Last blog, we touched on corporate wellness strategies, including financial health. October is Financial Planning Month. (This is true. We did not make this up.) And as random as it might seem, it’s a good reminder for everyone to assess their financial well-being. It’s also a good time for organizations and businesses to step up and improve the financial health of collaborators.
Employee engagement is linked to financial health, and Covid-19 has wreaked havoc on people’s finances. A National Endowment for Financial Education (NEFE) study found that 9 out of 10 Americans are concerned about their financial wellness. A MetLife study released in 2020 found that “[e]mployees are more concerned about their finances than any other aspect of their well-being, including physical (44 percent), mental (44 percent), and social health (44 percent).”
When employees are facing financial problems, work performance is affected because of stress, lack of focus, lowered productivity, absenteeism and/or presenteeism, and a drop in employee engagement. Addressing the financial health of your employees is a first step toward increased employee engagement and production.
So, what can organizations do to alleviate the stress many people are feeling? There are some key strategies to improve employee engagement through financial health education and benefits.
1. Identify the key causes of financial stress. Lack of a retirement plan, student debt, credit card debt, medical expenses, and the high cost of living top the list of financial stress for most Americans. Conduct an employee needs assessment with an employee survey and tailor your financial wellness strategy around your employees’ particular needs.
2. Provide financial counseling (depending on the assessment results) during work hours. This can include a lunch-and-learn on how to pay down credit card debt, retirement planning, medical and/or healthcare cost planning, high-education planning and more. Financial education can be an intrinsic part of your culture of continuous improvement.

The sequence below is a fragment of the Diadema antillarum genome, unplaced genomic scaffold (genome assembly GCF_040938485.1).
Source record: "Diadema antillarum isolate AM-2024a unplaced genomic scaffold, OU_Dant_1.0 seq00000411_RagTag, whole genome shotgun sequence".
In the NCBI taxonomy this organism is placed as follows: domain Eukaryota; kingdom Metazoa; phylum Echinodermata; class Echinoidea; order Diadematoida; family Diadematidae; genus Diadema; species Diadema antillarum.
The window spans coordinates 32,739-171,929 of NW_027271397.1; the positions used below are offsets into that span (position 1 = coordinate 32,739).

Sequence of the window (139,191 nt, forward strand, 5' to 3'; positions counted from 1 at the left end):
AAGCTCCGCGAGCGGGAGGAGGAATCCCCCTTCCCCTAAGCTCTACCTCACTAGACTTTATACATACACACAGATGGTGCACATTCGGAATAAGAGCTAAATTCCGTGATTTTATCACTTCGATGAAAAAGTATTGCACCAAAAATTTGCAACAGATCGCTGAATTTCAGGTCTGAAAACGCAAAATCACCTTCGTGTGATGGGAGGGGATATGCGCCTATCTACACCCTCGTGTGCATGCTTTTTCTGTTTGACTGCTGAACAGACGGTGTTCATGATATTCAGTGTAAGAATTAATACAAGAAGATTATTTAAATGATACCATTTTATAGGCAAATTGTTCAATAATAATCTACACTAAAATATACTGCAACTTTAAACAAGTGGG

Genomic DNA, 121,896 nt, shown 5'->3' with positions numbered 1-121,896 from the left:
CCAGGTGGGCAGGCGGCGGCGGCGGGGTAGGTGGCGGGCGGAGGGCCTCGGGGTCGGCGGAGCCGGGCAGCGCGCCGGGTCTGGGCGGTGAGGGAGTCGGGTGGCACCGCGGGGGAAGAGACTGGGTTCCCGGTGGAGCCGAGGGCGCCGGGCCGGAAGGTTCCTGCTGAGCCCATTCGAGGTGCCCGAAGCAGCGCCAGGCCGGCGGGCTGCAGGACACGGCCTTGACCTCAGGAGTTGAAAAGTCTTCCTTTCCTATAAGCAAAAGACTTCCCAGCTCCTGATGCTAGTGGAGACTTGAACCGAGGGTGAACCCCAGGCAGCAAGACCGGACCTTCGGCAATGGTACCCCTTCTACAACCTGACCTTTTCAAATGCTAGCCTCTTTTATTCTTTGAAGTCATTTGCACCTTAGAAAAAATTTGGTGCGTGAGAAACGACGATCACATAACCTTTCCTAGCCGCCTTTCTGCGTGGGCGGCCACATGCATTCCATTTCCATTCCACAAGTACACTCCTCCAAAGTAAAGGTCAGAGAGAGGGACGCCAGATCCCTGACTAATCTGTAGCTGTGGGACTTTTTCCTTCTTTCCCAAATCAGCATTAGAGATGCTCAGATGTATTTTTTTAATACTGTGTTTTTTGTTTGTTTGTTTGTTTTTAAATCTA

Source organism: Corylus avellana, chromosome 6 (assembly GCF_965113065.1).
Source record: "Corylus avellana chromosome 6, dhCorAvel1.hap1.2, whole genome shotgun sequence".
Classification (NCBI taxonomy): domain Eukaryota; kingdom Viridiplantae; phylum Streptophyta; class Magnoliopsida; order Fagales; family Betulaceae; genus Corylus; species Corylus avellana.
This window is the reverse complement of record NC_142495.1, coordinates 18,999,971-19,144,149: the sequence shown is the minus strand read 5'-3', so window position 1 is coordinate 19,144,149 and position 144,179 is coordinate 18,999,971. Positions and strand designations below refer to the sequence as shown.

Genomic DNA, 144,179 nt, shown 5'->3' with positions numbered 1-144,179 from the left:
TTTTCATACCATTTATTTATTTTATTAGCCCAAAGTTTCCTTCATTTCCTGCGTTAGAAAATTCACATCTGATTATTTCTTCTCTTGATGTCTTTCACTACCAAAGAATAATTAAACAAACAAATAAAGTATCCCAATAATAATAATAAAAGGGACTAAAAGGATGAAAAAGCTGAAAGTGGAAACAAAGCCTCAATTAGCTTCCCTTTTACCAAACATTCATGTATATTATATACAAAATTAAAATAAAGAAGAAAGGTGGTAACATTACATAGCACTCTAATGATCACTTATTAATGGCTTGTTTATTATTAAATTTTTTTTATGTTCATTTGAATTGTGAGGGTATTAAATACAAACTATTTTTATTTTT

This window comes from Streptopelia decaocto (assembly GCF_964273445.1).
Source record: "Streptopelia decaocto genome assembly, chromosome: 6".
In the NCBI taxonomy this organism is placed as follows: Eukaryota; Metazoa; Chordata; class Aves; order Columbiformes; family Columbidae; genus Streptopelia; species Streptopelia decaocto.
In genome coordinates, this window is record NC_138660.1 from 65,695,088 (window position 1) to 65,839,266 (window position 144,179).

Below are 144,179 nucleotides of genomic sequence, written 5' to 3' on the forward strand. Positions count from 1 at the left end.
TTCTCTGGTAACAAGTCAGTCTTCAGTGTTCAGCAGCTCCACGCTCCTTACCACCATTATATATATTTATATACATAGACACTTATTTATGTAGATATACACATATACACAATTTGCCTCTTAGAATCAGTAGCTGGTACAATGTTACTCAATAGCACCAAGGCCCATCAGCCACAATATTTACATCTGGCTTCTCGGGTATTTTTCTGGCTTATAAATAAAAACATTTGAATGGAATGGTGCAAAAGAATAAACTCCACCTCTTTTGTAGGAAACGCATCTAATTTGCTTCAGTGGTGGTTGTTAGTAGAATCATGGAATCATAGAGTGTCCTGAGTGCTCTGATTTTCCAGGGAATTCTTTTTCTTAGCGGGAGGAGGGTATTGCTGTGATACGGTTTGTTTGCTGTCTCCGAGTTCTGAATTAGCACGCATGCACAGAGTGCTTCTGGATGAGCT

3. Facilitate a MOOC to do together. It’s hard to complete a MOOC on your own, but if you sign up as a lunch group to go through free MOOC, you can learn together. It’s also a great way to build meaningful connections at work.
4. Include financial wellness tips on your website, in newsletters, as part of your organization’s ongoing communication with employees. Keeping financial health top-of-mind and strategic is a great way to keep collaborators educated, communicating, and sharing their concerns and needs. Try these consumer finance resources from the Consumer Financial Protection Bureau.
5. Use your benefits package as a recruitment tool. People want to know what kind of health insurance, retirement, and other benefits come as part of their employment with an organization. If you have discounts at after school programs and sports shops, provide funds for continued education and workshops, advertise them. All of these benefits affect the financial health of your employees.
6. Be transparent about the financial health of the organization. A solid communication strategy is critical to keeping employees informed. When the whisper-network takes hold, stress levels hit the roof. If things are rocky, tell them. And share with your team the ways the organization is working to improve its financial health. This can reduce the stress of uncertainty.
Financial education is a key piece of wellness and productivity. Create meaningful strategies in your organization to assess and improve the financial health of your employees.